Journal in the morning – Many of us leap (or crawl) out of bed in the morning, run at our phones and start the daily scrolling. Try mixing things up and having a more meaningful start to the day before the impending inbox takes over and practice journaling. Whether you keep it next to your bed or on your coffee table, create a habit of making a beeline for this each morning (with a cup of tea of course) and write about your dreams, your intentions for the day or thoughts you’re having about anything else. This truly is the path to getting to know yourself better.

People watch and absorb the ambiance – In my opinion, one of the biggest killers of culture has been the smartphone-in-the-restaurant movement. Unlike coffee shops, which have always been a place of busy bodies and workaholics, restaurants – particularly upmarket spots – are sacred places of indulgence and meaningful connection. Introduce a phone to the party and you are instantly sending out the wrong signals. A study has shown that putting a phone on the table makes you less likeable. Plus, getting distracted by your phone instead of perusing the menu and taking all those pictures of your food can be frustrating for restaurant staff. Whether you have the conversation or try to do things more subtly, lead by example and leave your phone in your bag while you treat yourself to something delicious and catch up with friends. You might just notice something interesting in your surroundings in the process.

Puzzles for a strong mind – While in the bath, waiting for a bus or in transit on the plane, consider keeping a puzzle book at hand and avoiding eye strain. Puzzles like sudoku help prevent cognitive decline, keeping our minds strong and fending off conditions like Alzheimer’s. This is an excellent alternative for those who struggle to read for long and will quickly help your body relax.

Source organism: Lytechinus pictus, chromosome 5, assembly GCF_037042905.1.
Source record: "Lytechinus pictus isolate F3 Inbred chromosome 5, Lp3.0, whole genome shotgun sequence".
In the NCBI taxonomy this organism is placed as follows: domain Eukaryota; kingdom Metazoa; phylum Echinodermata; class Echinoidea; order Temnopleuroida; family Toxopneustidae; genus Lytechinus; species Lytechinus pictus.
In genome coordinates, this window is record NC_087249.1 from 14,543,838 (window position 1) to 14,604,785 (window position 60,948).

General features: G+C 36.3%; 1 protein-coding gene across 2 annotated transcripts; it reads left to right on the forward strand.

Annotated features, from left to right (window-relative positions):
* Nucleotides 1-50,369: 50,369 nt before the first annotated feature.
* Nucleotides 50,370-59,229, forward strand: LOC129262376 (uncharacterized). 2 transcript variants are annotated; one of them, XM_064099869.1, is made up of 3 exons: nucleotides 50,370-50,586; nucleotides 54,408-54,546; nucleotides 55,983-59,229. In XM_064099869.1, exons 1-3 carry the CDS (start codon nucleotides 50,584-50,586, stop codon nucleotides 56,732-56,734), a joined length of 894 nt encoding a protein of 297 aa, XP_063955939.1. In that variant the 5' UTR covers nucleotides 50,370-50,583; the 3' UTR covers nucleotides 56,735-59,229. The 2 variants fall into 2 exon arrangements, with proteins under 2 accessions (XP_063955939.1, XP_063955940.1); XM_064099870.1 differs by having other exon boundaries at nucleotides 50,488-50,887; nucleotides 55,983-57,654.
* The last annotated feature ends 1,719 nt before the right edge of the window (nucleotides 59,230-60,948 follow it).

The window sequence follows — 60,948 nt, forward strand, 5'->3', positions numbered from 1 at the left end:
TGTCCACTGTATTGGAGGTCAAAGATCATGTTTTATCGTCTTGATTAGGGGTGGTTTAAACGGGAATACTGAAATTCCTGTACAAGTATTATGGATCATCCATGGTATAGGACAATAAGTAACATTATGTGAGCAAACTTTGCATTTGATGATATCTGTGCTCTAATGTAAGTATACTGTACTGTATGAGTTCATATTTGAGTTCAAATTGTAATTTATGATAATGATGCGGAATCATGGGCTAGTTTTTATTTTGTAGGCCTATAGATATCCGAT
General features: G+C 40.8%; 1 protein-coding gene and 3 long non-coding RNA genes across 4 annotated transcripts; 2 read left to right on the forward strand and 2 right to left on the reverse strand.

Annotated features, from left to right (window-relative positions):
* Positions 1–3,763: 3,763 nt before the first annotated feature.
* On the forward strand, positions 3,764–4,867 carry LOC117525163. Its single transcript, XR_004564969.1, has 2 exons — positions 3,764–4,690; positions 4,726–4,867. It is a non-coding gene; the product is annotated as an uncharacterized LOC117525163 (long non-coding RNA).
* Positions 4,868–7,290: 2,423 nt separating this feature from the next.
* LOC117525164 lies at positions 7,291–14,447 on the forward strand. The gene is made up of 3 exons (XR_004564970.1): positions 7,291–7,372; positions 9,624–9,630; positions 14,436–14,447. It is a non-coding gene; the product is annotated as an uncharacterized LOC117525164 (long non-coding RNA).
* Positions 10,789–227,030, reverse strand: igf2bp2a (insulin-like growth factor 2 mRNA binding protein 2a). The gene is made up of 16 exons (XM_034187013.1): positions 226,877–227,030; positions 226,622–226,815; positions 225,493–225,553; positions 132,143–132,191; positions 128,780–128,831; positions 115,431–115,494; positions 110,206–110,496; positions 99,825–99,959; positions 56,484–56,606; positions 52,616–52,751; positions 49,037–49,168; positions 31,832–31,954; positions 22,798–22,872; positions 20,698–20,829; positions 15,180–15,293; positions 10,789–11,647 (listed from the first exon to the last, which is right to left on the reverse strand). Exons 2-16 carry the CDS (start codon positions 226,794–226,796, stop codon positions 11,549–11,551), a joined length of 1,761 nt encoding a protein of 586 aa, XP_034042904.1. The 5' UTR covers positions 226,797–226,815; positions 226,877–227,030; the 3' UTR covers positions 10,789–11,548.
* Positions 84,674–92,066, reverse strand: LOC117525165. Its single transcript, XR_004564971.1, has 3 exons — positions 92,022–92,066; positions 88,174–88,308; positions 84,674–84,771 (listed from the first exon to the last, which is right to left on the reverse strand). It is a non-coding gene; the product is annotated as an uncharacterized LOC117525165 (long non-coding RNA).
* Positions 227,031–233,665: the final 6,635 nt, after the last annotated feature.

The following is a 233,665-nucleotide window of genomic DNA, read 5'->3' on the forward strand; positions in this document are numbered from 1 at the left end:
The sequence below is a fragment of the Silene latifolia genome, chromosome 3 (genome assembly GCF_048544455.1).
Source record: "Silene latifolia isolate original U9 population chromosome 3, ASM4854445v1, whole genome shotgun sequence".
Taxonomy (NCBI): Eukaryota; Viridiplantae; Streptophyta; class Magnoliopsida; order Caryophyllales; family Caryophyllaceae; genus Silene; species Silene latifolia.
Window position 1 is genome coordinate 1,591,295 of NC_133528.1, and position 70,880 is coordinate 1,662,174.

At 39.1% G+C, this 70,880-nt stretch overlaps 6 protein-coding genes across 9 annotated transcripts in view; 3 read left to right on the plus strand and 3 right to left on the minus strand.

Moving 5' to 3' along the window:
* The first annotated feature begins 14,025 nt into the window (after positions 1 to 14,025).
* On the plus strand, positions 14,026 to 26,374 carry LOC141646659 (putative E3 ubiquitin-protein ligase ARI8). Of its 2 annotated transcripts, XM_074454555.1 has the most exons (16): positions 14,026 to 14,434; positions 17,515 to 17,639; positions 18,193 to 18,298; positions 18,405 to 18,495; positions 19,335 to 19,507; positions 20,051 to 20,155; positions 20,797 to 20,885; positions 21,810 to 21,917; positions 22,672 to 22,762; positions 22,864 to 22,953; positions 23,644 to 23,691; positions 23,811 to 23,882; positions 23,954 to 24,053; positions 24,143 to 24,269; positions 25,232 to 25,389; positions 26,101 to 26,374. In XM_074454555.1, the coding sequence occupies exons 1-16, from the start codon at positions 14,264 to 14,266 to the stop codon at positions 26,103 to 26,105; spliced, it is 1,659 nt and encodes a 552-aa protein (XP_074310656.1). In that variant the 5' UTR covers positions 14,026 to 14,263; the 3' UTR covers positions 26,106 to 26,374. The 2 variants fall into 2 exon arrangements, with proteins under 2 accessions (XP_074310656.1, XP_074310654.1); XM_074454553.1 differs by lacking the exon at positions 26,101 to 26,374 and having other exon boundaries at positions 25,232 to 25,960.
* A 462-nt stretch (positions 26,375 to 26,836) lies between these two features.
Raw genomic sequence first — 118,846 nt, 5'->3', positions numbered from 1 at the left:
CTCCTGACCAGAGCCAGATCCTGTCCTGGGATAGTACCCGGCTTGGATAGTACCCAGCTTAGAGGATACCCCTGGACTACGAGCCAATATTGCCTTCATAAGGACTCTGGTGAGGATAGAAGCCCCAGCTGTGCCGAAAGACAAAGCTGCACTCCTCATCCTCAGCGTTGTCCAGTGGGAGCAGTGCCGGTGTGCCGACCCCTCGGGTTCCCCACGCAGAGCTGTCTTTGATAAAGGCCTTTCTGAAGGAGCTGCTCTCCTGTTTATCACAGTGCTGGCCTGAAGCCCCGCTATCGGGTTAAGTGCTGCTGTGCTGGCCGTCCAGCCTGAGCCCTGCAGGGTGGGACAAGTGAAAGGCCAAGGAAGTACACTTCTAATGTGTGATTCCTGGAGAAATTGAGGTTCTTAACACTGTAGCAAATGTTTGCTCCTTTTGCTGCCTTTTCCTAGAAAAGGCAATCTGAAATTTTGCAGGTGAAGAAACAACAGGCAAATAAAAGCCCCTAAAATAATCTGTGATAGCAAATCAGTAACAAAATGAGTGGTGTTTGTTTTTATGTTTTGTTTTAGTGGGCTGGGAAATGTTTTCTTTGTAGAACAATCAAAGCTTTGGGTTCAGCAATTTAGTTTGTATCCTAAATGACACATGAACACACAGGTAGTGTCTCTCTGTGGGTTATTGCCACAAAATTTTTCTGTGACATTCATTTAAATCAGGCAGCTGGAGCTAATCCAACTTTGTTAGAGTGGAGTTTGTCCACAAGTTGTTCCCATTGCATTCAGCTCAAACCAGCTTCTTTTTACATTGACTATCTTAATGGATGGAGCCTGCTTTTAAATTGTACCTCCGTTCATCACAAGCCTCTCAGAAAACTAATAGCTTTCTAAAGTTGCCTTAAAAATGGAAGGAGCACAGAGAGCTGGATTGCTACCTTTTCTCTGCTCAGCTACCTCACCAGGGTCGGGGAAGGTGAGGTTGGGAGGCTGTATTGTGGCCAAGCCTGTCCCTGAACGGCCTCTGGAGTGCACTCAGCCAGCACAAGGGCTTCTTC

Draw the line at home – Depending on who you live with, this conversation will go down slightly differently. Regardless, we can all agree that it’s healthy to have allocated downtime when it comes to smartphone use. A bit like scheduling relaxation time into a busy schedule, make sure that there’s a phone ban for certain activities, be it family meals, watching a movie with boo or board game nights with your housemates. The single most important thing we have in this life is our relationships to those that we love, so be sure to nurture them with your full attention on a regular basis.

Do you struggle with smartphone addiction? What are some changes you could make today?

Also by Kat: I Went A Month Without Eating Processed Food—Why It Was *Almost* Worth It

Related: 5 Ways to Avoid Smartphone Neck and Vision Strain

5 Ways To Get Great Sleep Every Night

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Kat Kennedy is an Arizona-based physiology doctoral student and holistic health advocate writing about science, health, and her experiences as a third culture kid and global nomad. She's @sphynxkennedy everywhere.